I am currently a postdoc in the Watershed Program at the Northwest Fisheries Science Center in Seattle , WA.
I am interested in understanding the scales of diversity that are important in ecology. To date, the bulk of theoretical and empirical research on diversity has been focused at the species level, no doubt largely because this is the scale of diversity most readily identifiable and compartmentalized. While this research has greatly advanced our understanding of the relationship between diversity and stability in ecological systems, it seems shortsighted to let the species concept limit our scope of inquiry. The most commonly applied definition of a species (the Biological Species Concept) elevates reproductive isolation as the litmus test, while permitting a great degree of within species diversity (e.g. local adaptation, polyphenisms, life-history diversity) and across species commonality (functional trait redundancy via parallel or convergent evolution). It is the ecological importance and evolutionary origin of these sometimes overlooked scales of diversity that interest me.
I utilize Pacific salmon (Oncorhynchus spp.) as a study organism because they exhibit a great degree of within species diversity. Anadromy— where individuals breed in freshwater after completing somatic growth and reaching maturity at sea —is an ecologically important life-history common to all Pacific salmon. However, this life history is not fixed in all species within the Pacific salmon. For instance, rainbow trout (below left) will complete their full life-cycle in freshwater; steelhead (below right) will migrate to sea before returning to freshwater to spawn; both are variants of the same species (O. mykiss). Given their wildly divergent life histories, do rainbow trout and steelhead alter freshwater ecosystems differently? Or are these two forms ecologically equivalent?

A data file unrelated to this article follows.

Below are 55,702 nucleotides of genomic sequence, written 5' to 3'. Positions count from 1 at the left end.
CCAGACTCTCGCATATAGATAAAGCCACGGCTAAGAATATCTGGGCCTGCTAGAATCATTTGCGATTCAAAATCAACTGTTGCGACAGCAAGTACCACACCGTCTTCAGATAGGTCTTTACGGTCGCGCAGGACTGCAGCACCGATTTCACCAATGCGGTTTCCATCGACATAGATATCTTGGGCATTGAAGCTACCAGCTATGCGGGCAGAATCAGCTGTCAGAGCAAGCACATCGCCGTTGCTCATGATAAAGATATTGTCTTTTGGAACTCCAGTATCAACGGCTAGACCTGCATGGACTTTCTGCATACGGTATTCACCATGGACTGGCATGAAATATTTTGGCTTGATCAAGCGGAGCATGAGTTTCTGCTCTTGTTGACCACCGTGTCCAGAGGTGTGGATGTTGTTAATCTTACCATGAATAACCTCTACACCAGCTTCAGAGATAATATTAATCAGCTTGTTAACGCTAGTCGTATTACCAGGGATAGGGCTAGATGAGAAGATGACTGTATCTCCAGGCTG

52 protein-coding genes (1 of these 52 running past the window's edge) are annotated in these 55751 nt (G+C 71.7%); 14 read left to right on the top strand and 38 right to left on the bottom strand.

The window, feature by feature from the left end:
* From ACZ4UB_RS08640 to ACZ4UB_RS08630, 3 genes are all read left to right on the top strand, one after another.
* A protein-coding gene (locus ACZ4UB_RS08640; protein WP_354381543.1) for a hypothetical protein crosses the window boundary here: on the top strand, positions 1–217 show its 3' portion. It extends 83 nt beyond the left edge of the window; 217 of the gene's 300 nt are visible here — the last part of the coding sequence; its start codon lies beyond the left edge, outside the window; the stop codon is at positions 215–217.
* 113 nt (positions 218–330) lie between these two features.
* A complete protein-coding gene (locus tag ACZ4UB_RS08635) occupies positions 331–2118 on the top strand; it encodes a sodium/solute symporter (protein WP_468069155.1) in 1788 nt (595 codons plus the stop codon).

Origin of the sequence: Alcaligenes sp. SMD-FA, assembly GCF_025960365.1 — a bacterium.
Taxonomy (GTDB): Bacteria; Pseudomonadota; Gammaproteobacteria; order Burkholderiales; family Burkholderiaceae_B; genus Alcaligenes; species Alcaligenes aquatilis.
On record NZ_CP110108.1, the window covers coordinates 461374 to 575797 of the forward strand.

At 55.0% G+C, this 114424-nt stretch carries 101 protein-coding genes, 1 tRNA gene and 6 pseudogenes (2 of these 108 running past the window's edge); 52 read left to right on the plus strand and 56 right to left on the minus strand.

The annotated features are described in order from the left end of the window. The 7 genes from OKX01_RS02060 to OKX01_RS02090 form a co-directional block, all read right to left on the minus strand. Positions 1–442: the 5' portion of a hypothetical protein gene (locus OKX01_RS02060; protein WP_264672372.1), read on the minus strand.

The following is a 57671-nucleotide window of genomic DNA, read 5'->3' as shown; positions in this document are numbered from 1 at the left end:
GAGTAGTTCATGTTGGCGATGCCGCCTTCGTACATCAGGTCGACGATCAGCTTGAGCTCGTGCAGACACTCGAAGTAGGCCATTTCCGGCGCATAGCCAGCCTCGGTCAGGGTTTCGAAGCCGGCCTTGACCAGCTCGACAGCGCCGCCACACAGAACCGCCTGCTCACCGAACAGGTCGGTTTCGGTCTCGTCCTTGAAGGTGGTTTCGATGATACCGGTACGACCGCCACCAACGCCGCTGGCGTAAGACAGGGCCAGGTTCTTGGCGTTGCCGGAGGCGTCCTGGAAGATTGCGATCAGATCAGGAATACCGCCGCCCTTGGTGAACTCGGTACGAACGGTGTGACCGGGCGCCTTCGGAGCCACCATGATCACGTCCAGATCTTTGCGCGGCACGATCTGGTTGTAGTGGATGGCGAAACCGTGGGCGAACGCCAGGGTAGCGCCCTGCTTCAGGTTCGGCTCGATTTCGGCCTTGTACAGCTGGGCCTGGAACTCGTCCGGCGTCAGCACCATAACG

I use a mix of controlled breeding studies, model simulations, and experimental field manipulations to test the genetic dependence of anadromy, the rate at which it can evolve, and the degree to which ecosystem processes are dependent on the life history form present.
This work has particular application for the restoration and management of populations wherever human-altered landscapes (e.g. dams, thermal regimes, fishing pressure, etc) threaten anadromous salmon migrations and favor the resident life history form.